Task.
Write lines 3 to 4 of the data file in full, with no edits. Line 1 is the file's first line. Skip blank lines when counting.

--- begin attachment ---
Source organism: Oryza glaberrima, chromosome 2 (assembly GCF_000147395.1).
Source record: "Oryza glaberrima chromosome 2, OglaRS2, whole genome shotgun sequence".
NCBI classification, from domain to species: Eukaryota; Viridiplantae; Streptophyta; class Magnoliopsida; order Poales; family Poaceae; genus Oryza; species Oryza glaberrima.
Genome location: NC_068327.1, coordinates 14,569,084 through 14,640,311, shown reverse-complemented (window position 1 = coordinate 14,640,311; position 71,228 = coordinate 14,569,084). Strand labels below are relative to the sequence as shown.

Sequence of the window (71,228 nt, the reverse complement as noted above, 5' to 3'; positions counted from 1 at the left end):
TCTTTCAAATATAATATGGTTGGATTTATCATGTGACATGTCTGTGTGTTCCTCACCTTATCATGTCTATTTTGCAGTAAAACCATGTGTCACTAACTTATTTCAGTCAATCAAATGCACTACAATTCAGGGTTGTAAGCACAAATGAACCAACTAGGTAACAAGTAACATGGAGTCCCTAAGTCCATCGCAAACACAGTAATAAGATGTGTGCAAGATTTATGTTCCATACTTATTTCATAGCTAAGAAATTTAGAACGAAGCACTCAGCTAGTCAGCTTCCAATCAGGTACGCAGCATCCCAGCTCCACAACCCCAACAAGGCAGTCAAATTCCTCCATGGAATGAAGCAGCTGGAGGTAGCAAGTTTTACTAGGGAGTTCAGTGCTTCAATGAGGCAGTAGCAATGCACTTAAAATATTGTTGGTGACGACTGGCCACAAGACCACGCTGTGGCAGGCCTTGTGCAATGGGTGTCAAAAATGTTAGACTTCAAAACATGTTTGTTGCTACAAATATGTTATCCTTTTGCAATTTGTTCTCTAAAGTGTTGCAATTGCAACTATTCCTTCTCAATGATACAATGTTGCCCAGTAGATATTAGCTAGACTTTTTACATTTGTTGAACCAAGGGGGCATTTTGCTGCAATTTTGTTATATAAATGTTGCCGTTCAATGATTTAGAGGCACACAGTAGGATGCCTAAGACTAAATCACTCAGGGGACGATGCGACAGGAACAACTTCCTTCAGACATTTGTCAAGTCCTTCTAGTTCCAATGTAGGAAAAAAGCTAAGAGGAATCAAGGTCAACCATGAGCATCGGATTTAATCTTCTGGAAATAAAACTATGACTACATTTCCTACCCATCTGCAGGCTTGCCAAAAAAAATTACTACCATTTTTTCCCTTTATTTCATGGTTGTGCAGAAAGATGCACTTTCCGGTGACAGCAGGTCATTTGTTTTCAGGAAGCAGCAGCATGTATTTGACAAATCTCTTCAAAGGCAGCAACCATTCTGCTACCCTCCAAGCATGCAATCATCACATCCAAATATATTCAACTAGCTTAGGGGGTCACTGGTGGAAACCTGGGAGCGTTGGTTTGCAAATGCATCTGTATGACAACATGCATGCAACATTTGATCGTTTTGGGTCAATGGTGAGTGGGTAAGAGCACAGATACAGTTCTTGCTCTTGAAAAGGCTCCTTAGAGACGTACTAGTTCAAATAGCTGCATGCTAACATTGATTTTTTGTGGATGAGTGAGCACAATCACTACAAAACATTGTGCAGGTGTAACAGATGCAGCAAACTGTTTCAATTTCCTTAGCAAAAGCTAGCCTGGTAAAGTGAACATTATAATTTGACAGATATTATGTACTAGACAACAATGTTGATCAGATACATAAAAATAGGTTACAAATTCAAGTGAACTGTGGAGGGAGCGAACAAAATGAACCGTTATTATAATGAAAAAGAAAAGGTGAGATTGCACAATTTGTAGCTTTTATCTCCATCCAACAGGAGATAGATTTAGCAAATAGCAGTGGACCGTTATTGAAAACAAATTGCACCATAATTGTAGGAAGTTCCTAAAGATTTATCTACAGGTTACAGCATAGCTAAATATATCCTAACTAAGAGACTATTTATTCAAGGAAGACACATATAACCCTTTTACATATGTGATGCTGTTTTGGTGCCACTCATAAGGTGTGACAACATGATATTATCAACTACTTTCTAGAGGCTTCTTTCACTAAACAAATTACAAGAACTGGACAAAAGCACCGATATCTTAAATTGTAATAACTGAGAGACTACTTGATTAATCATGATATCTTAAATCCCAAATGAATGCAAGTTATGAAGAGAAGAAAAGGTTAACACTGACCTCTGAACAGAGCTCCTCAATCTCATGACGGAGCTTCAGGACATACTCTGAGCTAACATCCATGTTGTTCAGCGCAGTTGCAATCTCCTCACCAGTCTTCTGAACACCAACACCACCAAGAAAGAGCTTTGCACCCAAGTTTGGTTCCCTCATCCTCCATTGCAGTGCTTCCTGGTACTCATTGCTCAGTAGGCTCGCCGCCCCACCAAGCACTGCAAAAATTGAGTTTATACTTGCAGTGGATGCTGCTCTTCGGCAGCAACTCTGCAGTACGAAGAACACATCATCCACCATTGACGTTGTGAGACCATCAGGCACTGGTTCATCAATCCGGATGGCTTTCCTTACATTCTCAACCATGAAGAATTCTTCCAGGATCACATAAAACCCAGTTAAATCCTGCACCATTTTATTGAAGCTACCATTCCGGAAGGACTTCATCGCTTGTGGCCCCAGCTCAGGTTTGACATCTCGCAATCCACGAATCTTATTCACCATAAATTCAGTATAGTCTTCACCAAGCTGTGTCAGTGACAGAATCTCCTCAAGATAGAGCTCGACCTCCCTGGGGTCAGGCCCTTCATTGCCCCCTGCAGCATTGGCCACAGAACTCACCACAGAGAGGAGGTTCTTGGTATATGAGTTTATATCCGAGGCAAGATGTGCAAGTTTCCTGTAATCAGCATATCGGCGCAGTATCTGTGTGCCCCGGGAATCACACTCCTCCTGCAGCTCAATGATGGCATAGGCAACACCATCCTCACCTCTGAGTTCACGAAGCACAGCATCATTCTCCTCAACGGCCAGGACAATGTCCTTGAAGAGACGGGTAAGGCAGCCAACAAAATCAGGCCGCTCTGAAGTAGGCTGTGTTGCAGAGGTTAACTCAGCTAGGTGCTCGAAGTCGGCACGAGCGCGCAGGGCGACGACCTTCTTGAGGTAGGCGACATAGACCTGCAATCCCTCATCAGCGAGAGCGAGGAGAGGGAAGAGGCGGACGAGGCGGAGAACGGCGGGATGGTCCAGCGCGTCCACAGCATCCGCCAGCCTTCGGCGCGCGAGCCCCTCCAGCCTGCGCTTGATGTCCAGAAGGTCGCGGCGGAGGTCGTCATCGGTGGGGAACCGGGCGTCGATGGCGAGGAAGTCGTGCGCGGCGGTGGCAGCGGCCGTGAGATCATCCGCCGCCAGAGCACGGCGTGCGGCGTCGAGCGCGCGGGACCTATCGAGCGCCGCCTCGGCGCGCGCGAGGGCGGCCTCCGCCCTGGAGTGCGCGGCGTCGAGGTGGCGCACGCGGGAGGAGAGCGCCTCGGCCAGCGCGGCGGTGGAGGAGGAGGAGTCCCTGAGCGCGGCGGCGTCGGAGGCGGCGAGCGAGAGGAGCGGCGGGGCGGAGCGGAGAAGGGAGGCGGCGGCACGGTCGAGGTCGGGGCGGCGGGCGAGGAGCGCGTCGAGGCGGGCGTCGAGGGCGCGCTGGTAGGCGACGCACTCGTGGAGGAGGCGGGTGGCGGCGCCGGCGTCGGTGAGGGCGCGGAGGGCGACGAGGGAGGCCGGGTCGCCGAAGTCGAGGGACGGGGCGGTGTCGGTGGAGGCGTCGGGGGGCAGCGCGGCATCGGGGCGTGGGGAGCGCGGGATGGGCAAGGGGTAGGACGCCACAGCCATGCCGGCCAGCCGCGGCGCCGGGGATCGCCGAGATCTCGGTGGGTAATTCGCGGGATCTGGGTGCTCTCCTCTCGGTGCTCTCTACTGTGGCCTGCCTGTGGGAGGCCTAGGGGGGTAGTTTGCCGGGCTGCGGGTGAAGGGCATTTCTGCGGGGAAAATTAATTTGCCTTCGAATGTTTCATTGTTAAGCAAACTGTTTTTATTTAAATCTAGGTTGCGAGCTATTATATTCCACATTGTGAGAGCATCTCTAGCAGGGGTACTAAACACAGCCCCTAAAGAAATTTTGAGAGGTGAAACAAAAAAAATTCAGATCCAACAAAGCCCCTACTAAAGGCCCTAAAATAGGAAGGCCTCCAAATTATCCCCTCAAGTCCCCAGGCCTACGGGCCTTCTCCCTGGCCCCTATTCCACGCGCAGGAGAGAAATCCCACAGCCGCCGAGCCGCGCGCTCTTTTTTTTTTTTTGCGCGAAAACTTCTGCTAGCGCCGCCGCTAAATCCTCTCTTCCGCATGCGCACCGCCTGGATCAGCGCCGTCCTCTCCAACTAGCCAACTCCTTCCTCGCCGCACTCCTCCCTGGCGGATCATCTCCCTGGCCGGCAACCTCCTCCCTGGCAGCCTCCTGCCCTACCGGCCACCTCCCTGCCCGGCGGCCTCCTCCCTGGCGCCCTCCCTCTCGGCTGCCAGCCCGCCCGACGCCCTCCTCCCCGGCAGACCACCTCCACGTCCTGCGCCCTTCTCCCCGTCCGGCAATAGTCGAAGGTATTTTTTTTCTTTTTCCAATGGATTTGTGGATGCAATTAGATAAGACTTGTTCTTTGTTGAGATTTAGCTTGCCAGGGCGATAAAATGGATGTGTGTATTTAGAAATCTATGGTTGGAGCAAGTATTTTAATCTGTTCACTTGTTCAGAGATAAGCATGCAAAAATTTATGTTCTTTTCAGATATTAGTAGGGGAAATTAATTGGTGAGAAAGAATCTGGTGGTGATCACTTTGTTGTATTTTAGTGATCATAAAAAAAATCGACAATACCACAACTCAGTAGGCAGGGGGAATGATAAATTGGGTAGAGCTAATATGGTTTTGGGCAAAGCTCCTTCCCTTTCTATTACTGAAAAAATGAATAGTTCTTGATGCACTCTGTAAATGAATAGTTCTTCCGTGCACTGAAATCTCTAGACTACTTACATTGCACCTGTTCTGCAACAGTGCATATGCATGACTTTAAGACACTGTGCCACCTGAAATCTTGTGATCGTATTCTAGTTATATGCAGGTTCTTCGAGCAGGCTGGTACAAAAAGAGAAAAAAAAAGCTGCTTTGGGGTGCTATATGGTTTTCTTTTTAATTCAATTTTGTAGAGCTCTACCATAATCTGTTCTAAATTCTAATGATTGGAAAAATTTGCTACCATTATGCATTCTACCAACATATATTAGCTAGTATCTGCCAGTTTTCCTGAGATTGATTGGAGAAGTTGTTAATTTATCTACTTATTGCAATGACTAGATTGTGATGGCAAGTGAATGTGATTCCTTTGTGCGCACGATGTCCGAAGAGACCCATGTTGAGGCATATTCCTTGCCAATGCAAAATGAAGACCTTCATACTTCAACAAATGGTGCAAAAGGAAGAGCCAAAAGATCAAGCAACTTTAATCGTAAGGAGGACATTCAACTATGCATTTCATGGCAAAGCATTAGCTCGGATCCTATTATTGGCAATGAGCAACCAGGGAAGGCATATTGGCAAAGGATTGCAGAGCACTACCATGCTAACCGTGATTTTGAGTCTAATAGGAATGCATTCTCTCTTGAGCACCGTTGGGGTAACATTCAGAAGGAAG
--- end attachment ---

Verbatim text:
NCBI classification, from domain to species: Eukaryota; Viridiplantae; Streptophyta; class Magnoliopsida; order Poales; family Poaceae; genus Oryza; species Oryza glaberrima.
Genome location: NC_068327.1, coordinates 14,569,084 through 14,640,311, shown reverse-complemented (window position 1 = coordinate 14,640,311; position 71,228 = coordinate 14,569,084). Strand labels below are relative to the sequence as shown.